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What's it mean?


pete beadle
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Hi all

Just a one-off very, very quickie chaps.......

Can someone put me out of my misery, and tell me what the letters SAL stand for on the wing of the Radina/Highlight from Frankenmodellbau?

I don't speak German so it might be on the Frankenmodellbau homepage but I can't puzzle it out if it is........

Help?

Regards

Pete

BARCS1702

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Thanks Mike and Reggles

Sounds logical, I'll settle for that unless anyone else knows for certain sure.......

Thanks and regards

Pete

BARCS1702

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its just incase you have  front arm :) ...... the Alula has always been discribed as a SAL iv always thought it was to differentiate a model thats Side Arm Launch, just a swing from the arm to a Discus Launch Model, which you use full body rotation

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Thanks again fellas

Up 'til now I'd differentiated these gliders as HLG - Hand Launch Glider, and DLG - Discus Launch Glider, hence my puzzlement re: SAL

Hand launch gliders were a normal, but more powerful straight arm launch - like a dart or javelin, whereas Discus launch was rotating - like a discus!

You see my bafflement......

Anyway, as I said, I'll happily settle for Side Arm Launch

Ta muchly

Pete

BARCS1702

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Despite the early wings having the "Highlight SAL" nomenclature, they were actually sold as the "Highlight Discus" in the UK.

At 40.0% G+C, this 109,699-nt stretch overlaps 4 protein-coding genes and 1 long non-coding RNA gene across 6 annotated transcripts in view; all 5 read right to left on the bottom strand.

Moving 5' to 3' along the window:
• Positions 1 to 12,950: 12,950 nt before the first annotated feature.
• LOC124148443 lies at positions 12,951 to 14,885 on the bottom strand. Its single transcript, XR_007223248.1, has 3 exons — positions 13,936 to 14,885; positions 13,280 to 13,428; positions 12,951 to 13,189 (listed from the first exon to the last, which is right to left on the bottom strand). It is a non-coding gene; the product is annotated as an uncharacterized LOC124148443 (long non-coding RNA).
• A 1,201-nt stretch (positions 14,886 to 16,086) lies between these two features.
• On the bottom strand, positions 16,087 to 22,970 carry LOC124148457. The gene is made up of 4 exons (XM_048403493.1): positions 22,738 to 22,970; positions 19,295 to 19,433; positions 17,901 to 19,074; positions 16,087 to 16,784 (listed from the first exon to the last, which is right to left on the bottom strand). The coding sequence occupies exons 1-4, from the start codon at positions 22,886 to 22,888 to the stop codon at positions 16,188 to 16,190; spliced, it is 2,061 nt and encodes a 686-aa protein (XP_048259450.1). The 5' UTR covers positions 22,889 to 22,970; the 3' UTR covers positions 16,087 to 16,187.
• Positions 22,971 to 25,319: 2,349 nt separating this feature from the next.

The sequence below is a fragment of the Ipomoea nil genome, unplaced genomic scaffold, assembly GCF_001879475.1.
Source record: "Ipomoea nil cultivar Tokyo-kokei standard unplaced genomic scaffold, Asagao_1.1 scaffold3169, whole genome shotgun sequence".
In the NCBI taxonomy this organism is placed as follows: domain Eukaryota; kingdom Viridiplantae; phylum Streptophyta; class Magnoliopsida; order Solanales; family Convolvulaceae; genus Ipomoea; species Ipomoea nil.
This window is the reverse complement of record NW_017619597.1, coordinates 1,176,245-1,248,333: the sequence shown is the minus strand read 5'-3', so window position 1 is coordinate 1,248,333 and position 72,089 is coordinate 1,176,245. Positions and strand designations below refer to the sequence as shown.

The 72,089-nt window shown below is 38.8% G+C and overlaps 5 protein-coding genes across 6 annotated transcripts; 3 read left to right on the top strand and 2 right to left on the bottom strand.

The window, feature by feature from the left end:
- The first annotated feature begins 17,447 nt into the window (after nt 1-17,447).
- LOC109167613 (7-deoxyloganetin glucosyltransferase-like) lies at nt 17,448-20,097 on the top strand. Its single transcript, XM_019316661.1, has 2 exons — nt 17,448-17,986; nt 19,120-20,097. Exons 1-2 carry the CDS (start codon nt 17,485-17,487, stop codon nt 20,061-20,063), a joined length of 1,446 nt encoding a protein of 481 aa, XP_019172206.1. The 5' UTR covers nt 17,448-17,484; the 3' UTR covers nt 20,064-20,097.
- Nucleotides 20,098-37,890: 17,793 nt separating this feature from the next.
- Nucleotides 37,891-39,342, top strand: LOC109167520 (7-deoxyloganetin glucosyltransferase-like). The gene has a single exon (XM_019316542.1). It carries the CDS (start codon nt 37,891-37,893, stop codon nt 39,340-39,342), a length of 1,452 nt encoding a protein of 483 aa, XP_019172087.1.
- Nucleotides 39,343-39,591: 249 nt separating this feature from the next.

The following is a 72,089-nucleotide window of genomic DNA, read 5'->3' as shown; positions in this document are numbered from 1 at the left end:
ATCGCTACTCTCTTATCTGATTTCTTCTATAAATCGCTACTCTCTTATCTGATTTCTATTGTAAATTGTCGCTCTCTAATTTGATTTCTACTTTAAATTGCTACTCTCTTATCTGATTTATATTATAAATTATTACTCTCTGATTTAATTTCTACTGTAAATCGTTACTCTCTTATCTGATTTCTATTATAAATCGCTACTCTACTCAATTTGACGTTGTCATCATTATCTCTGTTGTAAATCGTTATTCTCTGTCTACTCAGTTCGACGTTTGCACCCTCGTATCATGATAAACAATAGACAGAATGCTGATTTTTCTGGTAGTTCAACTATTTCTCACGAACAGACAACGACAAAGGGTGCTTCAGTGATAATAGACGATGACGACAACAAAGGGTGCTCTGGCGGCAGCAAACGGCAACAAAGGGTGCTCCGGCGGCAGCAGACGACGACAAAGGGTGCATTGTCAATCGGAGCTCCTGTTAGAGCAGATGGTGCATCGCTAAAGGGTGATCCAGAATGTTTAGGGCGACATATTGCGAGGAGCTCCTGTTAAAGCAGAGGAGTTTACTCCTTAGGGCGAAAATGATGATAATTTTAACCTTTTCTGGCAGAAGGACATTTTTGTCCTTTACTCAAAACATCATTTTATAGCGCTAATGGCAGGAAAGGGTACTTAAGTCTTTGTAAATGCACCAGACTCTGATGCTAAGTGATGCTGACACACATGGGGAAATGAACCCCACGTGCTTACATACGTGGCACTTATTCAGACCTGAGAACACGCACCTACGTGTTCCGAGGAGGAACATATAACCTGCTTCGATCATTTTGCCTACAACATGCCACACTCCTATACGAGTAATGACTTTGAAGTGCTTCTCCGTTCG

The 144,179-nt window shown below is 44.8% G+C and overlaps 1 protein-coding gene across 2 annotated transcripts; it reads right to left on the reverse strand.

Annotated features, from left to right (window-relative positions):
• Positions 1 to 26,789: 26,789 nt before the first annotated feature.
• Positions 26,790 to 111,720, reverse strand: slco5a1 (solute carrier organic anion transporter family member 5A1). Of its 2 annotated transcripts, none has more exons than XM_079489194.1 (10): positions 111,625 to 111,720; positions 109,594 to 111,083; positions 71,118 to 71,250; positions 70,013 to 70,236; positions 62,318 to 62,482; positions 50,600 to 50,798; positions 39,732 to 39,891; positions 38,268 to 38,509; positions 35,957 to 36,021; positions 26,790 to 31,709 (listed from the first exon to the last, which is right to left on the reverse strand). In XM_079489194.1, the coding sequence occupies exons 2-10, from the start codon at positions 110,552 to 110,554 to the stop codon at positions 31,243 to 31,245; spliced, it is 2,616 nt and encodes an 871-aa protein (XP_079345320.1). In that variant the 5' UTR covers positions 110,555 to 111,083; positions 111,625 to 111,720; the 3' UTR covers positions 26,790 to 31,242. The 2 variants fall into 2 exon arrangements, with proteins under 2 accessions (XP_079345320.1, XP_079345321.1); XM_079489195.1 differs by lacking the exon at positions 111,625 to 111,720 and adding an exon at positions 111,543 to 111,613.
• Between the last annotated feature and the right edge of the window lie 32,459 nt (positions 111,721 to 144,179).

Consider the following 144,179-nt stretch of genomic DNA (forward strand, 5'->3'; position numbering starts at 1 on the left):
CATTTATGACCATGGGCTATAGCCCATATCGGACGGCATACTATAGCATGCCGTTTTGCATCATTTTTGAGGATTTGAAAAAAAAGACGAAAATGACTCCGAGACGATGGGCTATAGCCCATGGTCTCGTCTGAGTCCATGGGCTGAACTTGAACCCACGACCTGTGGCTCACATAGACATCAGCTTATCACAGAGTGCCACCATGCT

John Shaw's Highlight Discus (bungee) launched straight through my (javelin style) hand launch glider, "Chuckie Bird" (a 60" Bird of Time), turning it to confetti before my first ever HLG competition. That was the catalyst for me getting into DLGing about 14 years ago. 

IIRC I subsequently had three Highlight Discus DLGs, and Dad had a few too.

Seeing the Highlight Discus and the Bird of Times at Ivinghoe Nostalgia day yesterday was very apt for me!  

:) 

Jef

 

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My recollection is that SAL was the term used when this style of hand launch first started, as it progressed SAL and DLG both were used just as terms nothing different about the models . 

 DLG model are now built much stronger than they used to be and it has become the standard term used.

Perhaps SAL now does have a place for models built with less torsinal strength..

Edited by isoaritfirst
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Found some history and had another look at the Paul Naton movie.  Between the fuselage-held javelin launch and the fully developed Discus Launch we see today, there was a wing-tip-grip underarm-style upward throw but that had obvious problems because only smaller models could be used (1.5 m hits the ground!)  That developed into a side-arm style (SAL) with full-size models thrown nearer the horizontal and but with less than 360 degree rotation.  FInally into the full 360 degree near-flat launch that became known as the Discus launch.

http://www.rcgroups.com/forums/showthread.php?t=307492

 

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Richard Swindells

My recollection is that SAL was the term used when this style of hand launch first started, as it progressed SAL and DLG both were used just as terms nothing different about the models . 

 DLG model are now built much stronger than they used to be and it has become the standard term used.

Perhaps SAL now does have a place for models built with less torsinal strength..

Again, in the UK and possibly the USA, some pilots might think of a SAL launch being one where you do not "spin around" to launch, just a gentle throw from the wing-tip. I interpret this to mean someone has taken a standard model, just glued in a peg, made the rudder hang below the boom and now markets the model for discus style launching.

However again, the European models that are still being produced use SAL in their name and really can take the hardest gorilla launchers (and in the case of the sal-peter, winning world championships in 2013) 

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